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Alice Through the Looking Glass – Movie Review

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Alice Through the Looking Glass – Movie Review

Rating: B- (Okay)

Trailer/Thumbnail Courtesy Walt Disney Studios

Tim Burton’s journey into Alice in Wonderland six years ago was more of a sequel to Lewis Carroll’s cherished book, rather than a straight adaptation. While lacking some of the nonsensical nature of the source material, it worked as a simple fantasy adventure with all of the familiar iconography of the classic stories. With James Bobin taking over as director for Alice Through the Looking Glass, there is more of an attempt to capture the brightness and oddness of the original text and moving away from the dragon slayings and dark vision of Burton’s interpretation. It’s a noble effort, but outside of the time travel aspect, there isn’t anything particularly gripping about the sequel. It’s more of an excuse to bring back some of the stars for another visually striking feast for the eyes.

One of the main goals of Alice Through the Looking Glass appears to be to explain why the Wonderland denizens became who they are. Yet, did anybody read or watch any interpretation of the material and wish to know the origins of the Mad Hatter and the Red Queen? Part of the appeal of the Wonderland stories is the unexplainable weirdness of this world. Knowing why the Red Queen calls for heads to be chopped or why the Mad Hatter chose his line of work are not pressing issues. The screenplay also seeks to connect everyone as the effects artists are given the chance to portray younger versions of the Cheshire Cat and Tweedledee and Tweedledum.

The strength of this film does come from the visuals. Most of the artists who worked on Alice in Wonderland return for the sequel and continue to bring their A game to this series. The production team have lightened Wonderland up and the various locations are beautifully rendered. There’s a lot of creativity involved with portraying Time’s lair with the clock motif and little robot workers. Sacha Baron Cohen’s Time is the most interesting character in the entire film, both from a design standpoint and because of his humourous attempts to damage control the entire mess, ironically enough caused by Alice. The Mad Hatter, on the other hand, grates on the nerves with Johnny Depp hamming for the camera and attempting to be at his most eccentric. One almost doesn’t blame the Red Queen for her annoyance at him. The makeup transforming Depp into a terrifying blend of Ronald McDonald and Carrot Top makes him even less endearing.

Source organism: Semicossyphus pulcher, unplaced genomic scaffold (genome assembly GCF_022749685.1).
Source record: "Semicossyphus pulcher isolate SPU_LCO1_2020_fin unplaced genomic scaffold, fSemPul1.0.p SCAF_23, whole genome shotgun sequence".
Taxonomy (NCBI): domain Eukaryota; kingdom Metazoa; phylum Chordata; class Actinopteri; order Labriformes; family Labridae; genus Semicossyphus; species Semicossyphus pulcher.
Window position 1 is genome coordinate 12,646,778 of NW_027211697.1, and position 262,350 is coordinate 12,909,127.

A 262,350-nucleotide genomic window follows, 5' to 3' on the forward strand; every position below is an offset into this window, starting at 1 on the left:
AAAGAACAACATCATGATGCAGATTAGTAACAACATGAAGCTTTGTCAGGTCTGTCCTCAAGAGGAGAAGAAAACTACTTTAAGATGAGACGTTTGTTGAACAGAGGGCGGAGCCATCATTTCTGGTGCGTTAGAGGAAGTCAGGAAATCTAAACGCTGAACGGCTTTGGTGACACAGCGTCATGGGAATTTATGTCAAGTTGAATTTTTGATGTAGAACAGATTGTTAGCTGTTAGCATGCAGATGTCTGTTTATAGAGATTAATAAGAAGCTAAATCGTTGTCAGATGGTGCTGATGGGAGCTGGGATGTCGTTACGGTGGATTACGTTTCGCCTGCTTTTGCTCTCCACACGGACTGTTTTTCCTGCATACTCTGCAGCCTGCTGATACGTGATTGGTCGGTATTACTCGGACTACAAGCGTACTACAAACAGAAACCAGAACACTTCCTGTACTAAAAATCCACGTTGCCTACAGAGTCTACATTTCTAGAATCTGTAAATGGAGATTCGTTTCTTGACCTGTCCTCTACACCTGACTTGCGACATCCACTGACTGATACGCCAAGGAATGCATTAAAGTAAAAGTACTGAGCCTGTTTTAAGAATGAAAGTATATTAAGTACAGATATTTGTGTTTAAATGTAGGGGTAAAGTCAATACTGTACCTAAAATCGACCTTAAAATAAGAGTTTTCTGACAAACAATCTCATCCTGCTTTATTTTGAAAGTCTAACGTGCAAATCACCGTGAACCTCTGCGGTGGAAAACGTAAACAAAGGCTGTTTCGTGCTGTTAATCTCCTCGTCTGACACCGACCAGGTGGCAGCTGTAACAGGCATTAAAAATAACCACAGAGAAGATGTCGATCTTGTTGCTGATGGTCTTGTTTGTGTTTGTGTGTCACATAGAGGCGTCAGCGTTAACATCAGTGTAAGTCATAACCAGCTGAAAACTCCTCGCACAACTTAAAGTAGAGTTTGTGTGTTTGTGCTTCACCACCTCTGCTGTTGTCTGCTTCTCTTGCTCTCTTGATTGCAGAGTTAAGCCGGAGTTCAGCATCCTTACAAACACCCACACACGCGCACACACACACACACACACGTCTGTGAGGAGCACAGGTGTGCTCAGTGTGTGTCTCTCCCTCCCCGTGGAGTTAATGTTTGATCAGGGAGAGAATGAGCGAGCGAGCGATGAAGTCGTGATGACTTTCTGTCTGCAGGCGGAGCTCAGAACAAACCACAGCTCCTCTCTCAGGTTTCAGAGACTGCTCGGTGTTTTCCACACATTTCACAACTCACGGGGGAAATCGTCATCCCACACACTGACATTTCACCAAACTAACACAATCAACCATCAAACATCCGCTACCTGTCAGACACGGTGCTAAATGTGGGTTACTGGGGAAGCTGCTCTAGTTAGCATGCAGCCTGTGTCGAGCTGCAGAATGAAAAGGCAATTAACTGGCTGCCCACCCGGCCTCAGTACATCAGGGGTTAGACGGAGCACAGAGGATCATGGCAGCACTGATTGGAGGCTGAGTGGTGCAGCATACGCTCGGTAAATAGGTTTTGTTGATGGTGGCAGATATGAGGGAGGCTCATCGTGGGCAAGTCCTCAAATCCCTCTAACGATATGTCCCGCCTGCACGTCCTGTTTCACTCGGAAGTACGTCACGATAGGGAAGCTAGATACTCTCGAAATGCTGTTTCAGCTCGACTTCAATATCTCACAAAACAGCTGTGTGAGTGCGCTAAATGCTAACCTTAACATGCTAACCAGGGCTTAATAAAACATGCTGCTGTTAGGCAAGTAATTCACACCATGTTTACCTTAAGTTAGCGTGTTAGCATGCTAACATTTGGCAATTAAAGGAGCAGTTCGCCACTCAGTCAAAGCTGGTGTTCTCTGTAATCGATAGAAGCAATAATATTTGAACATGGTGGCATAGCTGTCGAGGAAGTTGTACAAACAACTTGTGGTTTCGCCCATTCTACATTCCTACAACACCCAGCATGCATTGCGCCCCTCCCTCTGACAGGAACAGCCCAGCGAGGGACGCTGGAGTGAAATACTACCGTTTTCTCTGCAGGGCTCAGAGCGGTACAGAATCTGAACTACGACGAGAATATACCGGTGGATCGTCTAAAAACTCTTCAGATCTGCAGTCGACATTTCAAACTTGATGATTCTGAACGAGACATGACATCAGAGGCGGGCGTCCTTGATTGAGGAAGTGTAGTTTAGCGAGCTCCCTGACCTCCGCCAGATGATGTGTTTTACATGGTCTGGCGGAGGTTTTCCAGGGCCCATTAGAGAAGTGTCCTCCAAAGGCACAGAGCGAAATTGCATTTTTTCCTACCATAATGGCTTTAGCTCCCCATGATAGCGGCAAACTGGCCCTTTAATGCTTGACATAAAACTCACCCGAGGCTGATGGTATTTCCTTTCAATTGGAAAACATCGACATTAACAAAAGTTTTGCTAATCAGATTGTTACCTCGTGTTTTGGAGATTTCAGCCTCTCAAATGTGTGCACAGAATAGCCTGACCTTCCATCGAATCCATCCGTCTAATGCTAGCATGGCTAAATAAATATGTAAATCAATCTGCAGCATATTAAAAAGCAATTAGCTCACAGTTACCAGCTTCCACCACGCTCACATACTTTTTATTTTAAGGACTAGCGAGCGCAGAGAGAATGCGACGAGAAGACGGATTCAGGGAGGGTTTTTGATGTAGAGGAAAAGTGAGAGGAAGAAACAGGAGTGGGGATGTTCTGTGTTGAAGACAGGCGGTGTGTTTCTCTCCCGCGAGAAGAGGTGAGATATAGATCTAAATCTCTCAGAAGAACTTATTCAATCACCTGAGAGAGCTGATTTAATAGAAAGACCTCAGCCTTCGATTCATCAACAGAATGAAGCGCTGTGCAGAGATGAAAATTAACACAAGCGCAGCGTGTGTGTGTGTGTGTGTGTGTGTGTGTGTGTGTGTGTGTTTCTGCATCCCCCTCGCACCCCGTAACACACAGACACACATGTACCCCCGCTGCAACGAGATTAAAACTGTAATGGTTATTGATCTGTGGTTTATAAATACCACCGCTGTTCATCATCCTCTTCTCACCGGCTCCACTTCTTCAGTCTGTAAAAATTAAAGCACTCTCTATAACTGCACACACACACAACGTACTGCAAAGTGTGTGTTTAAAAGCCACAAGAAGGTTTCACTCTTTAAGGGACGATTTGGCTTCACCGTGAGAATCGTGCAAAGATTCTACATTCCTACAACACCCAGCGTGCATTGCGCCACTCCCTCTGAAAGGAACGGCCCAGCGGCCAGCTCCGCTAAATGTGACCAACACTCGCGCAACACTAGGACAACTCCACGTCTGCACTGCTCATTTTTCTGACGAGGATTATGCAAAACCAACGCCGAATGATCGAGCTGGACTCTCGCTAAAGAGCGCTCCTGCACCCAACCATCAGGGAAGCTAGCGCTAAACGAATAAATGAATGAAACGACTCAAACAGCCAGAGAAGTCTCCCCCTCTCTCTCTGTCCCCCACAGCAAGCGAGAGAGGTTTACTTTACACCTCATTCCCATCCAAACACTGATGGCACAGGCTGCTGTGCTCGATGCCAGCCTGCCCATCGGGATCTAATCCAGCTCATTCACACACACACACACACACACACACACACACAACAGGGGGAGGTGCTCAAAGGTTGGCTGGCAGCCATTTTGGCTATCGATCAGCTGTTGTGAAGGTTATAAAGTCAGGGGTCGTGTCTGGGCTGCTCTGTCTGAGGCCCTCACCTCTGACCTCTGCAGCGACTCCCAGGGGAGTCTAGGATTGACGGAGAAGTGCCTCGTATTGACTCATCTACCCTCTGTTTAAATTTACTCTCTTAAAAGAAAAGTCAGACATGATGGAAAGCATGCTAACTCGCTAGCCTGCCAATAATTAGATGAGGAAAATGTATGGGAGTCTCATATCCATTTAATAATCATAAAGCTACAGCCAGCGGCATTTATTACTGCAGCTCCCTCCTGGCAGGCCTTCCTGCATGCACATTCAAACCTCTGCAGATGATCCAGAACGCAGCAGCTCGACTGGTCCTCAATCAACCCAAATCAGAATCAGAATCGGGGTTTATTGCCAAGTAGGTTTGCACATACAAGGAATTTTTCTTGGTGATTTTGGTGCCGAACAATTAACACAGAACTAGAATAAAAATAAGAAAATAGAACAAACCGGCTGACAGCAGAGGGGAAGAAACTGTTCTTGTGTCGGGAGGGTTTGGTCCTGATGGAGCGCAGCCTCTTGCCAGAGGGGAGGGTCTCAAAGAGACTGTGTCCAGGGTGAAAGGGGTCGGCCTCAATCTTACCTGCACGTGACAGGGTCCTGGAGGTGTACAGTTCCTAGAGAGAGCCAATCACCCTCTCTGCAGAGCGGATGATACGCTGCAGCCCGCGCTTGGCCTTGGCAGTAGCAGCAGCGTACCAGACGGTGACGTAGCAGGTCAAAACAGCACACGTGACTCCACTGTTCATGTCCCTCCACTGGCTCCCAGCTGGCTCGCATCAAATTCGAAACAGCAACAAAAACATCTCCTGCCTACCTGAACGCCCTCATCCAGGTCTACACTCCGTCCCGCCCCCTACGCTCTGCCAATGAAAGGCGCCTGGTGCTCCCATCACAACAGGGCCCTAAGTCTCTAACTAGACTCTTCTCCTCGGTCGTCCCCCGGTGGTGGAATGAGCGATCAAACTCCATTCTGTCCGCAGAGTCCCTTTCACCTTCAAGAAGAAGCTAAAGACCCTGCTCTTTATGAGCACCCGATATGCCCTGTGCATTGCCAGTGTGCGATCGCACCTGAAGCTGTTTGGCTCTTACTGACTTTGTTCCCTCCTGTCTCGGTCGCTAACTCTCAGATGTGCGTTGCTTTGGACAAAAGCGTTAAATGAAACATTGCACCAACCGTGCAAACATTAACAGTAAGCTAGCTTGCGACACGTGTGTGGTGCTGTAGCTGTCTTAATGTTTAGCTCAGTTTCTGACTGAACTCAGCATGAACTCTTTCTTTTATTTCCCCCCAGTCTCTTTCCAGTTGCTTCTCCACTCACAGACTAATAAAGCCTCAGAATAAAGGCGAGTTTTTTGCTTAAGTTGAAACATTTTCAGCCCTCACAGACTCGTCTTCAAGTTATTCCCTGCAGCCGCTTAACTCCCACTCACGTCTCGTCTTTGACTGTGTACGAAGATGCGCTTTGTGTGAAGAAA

Despite the time travel plot, there is little sense of urgency. This is a fantasy world where everything feels pre-written. A golden opportunity is also missed to include a new and terrifying villain. The audience is instead treated once again to Helena Bonham Carter’s streaking queen, who is closer to a bratty child rather than a legitimate threat. Carter does manage to play the role with complete force and it’s difficult not to see her enthusiasm on the screen. The screenplay tries to throw in themes about female empowerment, which should be inspiring during its setting of the late 19th century. However, it feels like an afterthought meant to bookend the story and doesn’t play a huge role in her motivation to save Wonderland and the Hatter. Nonetheless, there is an added spunk to the way Mia Wasikowska plays Alice this time out.

Alice Through the Looking Glass is a harmless sequel and a curious twist on Lewis Carroll’s characters. There is simply little that makes it stand out, other than the on-screen imagery. James Bobin’s direction more than does its job and the script is serviceable, but the film as a whole feels like an unnecessary add-on to the Burton predecessor. The addition of Sacha Baron Cohen’s frequently frustrated Time is the only element adding anything to the world established in the previous film and the time travel plot lacks any sort of excitement. It’s a mild summer diversion befitting an air conditioned screening room, but it once again shows the difficulty in adapting the wild, episodic and satirical words penned by Mr. Carroll centuries ago.


Stefan Ellison
THE SCENE


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